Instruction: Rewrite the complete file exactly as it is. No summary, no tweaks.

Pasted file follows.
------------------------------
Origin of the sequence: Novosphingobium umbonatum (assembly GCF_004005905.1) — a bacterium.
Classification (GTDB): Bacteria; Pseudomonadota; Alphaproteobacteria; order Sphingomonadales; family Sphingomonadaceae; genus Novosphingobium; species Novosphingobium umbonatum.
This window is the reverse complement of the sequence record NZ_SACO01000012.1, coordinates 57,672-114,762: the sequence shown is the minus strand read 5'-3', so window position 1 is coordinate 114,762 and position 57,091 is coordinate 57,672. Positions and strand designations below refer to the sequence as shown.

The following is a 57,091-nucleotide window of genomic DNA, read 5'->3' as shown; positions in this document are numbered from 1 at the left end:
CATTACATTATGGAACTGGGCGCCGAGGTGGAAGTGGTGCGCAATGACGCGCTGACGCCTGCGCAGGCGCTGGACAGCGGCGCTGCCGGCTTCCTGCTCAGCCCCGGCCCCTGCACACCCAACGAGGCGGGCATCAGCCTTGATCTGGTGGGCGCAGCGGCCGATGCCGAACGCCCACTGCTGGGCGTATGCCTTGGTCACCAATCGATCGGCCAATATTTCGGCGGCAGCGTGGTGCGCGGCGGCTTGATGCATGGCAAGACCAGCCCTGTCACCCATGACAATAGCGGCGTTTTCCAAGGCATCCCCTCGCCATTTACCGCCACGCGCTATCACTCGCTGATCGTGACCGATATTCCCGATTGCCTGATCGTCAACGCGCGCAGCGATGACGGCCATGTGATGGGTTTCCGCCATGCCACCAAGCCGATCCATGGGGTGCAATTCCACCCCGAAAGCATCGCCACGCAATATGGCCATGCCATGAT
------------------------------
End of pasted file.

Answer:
Origin of the sequence: Novosphingobium umbonatum (assembly GCF_004005905.1) — a bacterium.
Classification (GTDB): Bacteria; Pseudomonadota; Alphaproteobacteria; order Sphingomonadales; family Sphingomonadaceae; genus Novosphingobium; species Novosphingobium umbonatum.
This window is the reverse complement of the sequence record NZ_SACO01000012.1, coordinates 57,672-114,762: the sequence shown is the minus strand read 5'-3', so window position 1 is coordinate 114,762 and position 57,091 is coordinate 57,672. Positions and strand designations below refer to the sequence as shown.

The following is a 57,091-nucleotide window of genomic DNA, read 5'->3' as shown; positions in this document are numbered from 1 at the left end:
CATTACATTATGGAACTGGGCGCCGAGGTGGAAGTGGTGCGCAATGACGCGCTGACGCCTGCGCAGGCGCTGGACAGCGGCGCTGCCGGCTTCCTGCTCAGCCCCGGCCCCTGCACACCCAACGAGGCGGGCATCAGCCTTGATCTGGTGGGCGCAGCGGCCGATGCCGAACGCCCACTGCTGGGCGTATGCCTTGGTCACCAATCGATCGGCCAATATTTCGGCGGCAGCGTGGTGCGCGGCGGCTTGATGCATGGCAAGACCAGCCCTGTCACCCATGACAATAGCGGCGTTTTCCAAGGCATCCCCTCGCCATTTACCGCCACGCGCTATCACTCGCTGATCGTGACCGATATTCCCGATTGCCTGATCGTCAACGCGCGCAGCGATGACGGCCATGTGATGGGTTTCCGCCATGCCACCAAGCCGATCCATGGGGTGCAATTCCACCCCGAAAGCATCGCCACGCAATATGGCCATGCCATGAT